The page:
You spend at least a third of your life working, and most of that at your desk. Your desk is the central command point for your working life. You control everything from there; scheduling, communication, processing.

Yet, the majority of us don’t treat our desk like a workstation. Instead, we treat it like we treat that home gym that’s become a clothes horse, or that junk drawer in the kitchen that we never look in now because we know we won’t find anything in it.

Instead of becoming fully optimised workstations, our desks becoming storage units that accrue more and more rubbish over the course of the working year. And that, unfortunately could be harming you.

Why ergonomic optimisation is so important

Over the course of just one day at your desk, you’ll not just be sitting for long periods of time. You’ll be stretching, reaching, pulling, twisting and turning. Don’t believe me? Reach for the phone on your desk right now. Or find the last, most critical document you worked on.

The majority of us have our desks laid out in such a way that we need to bend and contort our bodies to do the smallest of tasks – and that puts strain on our bodies.

Reaching, or over-reaching, from a sedentary position many times over the course of a day causes you to twist and pull at muscles in an inappropriate way which causes stresses and strains. These can build up over time to cause backaches, muscle spasms and more.

So, how do you go about optimising your desk to prevent this?

Start at the start and optimise from there

The easiest way to deal with your desk is to take everything off it. Yes, everything. Computer equipment, cables, the lot. Now take all of that and sort it into piles. You want three piles, broadly speaking: the stuff you use every day, that which you use regularly but not daily, and the junk.

Bin the junk, now. File away or store the non-essential items. Already you’re left with a far more manageable set of objects.

Before you start putting that back on your desk, stop and have a think about your workflow. Ergonomically speaking, you need you keyboard flat on the desk directly in front of you and the top of the monitor at eye level, with your mouse placed to the correct side.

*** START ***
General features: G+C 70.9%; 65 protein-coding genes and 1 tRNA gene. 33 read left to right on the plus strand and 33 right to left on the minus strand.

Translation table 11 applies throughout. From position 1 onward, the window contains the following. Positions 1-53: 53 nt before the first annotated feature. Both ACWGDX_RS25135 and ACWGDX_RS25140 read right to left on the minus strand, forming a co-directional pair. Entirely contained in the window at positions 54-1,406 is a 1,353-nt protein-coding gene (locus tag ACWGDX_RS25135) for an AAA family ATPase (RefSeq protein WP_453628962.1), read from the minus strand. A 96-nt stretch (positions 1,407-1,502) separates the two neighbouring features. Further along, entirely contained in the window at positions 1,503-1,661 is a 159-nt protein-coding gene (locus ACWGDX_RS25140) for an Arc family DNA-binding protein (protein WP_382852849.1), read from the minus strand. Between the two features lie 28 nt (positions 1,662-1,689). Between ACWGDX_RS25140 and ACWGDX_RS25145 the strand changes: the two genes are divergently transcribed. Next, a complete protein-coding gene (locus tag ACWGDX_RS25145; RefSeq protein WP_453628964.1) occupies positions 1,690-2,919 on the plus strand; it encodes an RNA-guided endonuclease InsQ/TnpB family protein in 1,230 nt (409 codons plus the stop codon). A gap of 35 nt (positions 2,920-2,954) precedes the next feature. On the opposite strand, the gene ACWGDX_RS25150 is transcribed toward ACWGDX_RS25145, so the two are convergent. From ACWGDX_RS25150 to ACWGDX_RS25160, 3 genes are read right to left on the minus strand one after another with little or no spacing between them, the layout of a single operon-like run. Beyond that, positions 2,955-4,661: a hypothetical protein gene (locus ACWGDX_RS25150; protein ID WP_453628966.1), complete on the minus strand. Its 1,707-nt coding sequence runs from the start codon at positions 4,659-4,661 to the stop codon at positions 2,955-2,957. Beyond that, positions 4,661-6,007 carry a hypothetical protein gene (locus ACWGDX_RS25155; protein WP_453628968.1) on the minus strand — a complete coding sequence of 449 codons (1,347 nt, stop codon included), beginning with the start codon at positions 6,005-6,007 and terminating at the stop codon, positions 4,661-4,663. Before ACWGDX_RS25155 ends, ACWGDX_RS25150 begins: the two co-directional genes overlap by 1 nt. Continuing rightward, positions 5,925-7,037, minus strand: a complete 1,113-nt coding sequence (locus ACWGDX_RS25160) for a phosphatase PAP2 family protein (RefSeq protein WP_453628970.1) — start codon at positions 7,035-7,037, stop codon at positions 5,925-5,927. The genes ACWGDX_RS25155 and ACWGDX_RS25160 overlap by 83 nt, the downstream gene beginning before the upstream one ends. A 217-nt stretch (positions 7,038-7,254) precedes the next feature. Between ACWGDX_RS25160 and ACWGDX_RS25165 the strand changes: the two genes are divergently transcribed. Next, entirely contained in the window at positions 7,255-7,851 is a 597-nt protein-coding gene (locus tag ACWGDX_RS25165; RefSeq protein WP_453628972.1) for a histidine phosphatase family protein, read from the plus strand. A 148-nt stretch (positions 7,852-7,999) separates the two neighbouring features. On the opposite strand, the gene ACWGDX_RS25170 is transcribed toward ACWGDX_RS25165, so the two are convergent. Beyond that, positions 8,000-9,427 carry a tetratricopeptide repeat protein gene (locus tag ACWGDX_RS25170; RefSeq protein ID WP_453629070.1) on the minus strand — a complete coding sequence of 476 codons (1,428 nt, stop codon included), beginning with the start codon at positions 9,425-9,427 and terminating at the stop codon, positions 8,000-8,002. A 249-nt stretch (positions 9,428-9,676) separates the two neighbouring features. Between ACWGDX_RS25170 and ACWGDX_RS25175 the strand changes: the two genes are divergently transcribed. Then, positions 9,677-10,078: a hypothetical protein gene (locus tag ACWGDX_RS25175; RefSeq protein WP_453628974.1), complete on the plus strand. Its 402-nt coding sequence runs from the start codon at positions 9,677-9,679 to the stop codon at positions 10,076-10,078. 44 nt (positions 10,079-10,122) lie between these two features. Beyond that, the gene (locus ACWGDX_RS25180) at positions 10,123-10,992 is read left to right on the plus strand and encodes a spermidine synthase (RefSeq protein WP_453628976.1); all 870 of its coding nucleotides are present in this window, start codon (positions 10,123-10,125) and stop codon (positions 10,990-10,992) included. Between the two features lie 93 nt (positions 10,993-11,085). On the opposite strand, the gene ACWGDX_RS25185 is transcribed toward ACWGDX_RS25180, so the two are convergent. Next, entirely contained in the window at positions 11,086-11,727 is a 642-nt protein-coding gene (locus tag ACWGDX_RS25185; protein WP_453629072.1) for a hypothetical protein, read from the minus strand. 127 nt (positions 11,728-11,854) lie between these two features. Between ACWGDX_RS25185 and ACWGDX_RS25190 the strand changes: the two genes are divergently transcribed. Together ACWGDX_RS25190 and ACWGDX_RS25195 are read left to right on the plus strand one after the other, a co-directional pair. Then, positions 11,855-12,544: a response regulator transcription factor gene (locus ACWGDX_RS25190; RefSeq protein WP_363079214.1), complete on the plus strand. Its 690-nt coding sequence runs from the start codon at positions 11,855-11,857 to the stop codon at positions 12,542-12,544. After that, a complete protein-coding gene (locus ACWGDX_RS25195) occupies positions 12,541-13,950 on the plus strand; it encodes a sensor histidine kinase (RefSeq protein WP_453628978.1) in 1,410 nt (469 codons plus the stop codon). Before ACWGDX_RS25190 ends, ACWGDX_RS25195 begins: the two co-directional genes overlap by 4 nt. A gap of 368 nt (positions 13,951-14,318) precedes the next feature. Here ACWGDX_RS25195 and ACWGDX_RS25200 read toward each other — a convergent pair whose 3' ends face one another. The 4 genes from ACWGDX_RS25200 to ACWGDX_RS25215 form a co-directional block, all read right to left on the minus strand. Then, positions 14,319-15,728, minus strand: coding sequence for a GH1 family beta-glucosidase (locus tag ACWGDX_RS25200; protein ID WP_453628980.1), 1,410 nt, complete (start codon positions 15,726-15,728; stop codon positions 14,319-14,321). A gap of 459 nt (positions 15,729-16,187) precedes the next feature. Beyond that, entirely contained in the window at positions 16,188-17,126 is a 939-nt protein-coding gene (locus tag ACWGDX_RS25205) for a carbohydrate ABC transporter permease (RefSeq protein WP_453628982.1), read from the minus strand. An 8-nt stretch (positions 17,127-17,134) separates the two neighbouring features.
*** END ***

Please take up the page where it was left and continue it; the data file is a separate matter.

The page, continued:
Following that, though, the placement of items should follow the flow of your tasks. Everything should be easily within reach, and there should be little need to “cross-over”. If you’re right handed, for instance, put your inbox to the left of your screen and your outbox to the right. Left to right flow, start to finish.

By doing this you’ll not only find the desk is ergonomically optimised but also the optimum layout for your workflow.

NEXT DAY Olympia Desks

Alternatively, why not just start completely from scratch and treat yourself to a brand-new desk? Our Next Day Olympia Desks are panel end desks designed in classic styles.

Next Day Olympia Desks come in two designs – rectangular or ergonomic – and the range also includes filing cabinets, drawer pedestals, bookcases and cupboards, so you can kit out the whole office. Have a look through our full range here or talk to our sales team for advice on choosing the perfect desk.

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Last Modified / Updated on: May 24, 2018 at 9:14 am

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Random Glossary term

  • Office Desks

    An office desk is designed for the office environment and is more durable to withstand wear and tear.  They are available in many different shapes, sizes, materials, colours and combinations with other office furniture. Office desks are built from tougher more durable materials than a standard home desk, but are suitable for a home office.

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